Tuesday March 7, 2017, Congress passed a NASA authorization bill for the first time in nearly six and a half years. The March 7 approval in the House of Representatives follows the unanimous consent in the Senate of February 17. The House approved the NASA Transition Authorization Act of 2017, S.442, via voice vote after a short discussion without opposition.
The bill details important policy provisions, directing NASA’s upcoming activities. These include developing human exploration program plans, such as the Mars plan, and establishing NASA’s ability to monitor the health of former astronauts over the long-term. The bill also authorizes fiscal year 2017 spending for NASA of $19.5 billion.
The bill enjoyed broad support overall, although some members of Congress highlighted areas of concern that may become problematic in later legislation. For example, ranking member of the House Science Committee Rep. Eddie Bernice Johnson (D-Texas) pointed out that the bill, “does not directly address all of NASA’s science programs, mainly Earth science and heliophysics.”
This NASA authorization is the first to pass both houses of Congress since 2010. This may be in part because the bill enjoyed strong support from the White House. The passage is also likely a product of the cooperative preparation that members of both the House and Senate underwent before the bill was introduced in the Senate.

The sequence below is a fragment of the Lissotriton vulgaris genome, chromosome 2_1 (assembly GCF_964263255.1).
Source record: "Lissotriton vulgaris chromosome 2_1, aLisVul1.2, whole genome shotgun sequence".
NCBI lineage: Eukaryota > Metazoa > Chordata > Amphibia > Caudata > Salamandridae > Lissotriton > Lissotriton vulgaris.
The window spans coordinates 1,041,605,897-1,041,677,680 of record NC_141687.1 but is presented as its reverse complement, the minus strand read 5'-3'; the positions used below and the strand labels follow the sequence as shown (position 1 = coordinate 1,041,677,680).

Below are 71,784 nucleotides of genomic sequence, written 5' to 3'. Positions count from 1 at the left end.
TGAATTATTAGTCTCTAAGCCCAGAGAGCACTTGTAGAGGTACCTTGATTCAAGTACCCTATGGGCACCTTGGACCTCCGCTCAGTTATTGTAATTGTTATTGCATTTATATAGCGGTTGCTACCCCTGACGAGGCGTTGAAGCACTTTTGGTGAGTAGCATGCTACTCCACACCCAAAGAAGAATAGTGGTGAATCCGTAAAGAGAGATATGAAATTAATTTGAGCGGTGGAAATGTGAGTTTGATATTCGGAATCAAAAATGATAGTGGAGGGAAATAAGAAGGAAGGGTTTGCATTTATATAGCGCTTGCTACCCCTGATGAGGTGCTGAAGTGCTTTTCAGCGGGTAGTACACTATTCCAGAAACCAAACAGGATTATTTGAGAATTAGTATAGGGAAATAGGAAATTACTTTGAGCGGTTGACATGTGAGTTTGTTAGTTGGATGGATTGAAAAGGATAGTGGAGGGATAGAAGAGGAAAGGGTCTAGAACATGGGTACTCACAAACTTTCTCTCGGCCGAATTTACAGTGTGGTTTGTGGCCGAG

The bill’s passage was welcomed by the space industry. Executive director of the Coalition of Deep Space Exploration, Mary Lynne Dittmar, said in a March 7 statement:
“Today’s approval of the NASA Transition Authorization Act by Congress sends a clear message to the American people and our international partners that our nation remains committed to NASA’s space exploration program.”
Astronomer Neil deGrasse Tyson has stated that boosting NASA’s budget will not only help reinvigorate space exploration in the United States, but also benefit the nation’s culture, innovation, and economy. In 2012 at the 28th National Space Symposium Tyson said, “Innovation drives economy,” he said. “It’s especially been true since the Industrial Revolution.”
Tyson pointed out how innovations created for space travel make their way into our popular culture, like the fins on early rockets that inspired 1950s car designs. The historic photos taken on the Apollo 8 mission inspired a new generation to care for the Earth and protect it, Tyson remarked, and this helps not only the natural environment, but the economic and cultural environments as well.
“Space is a $300 billion industry worldwide. NASA is a tiny percent of that. [But] that little bit is what inspires dreams.”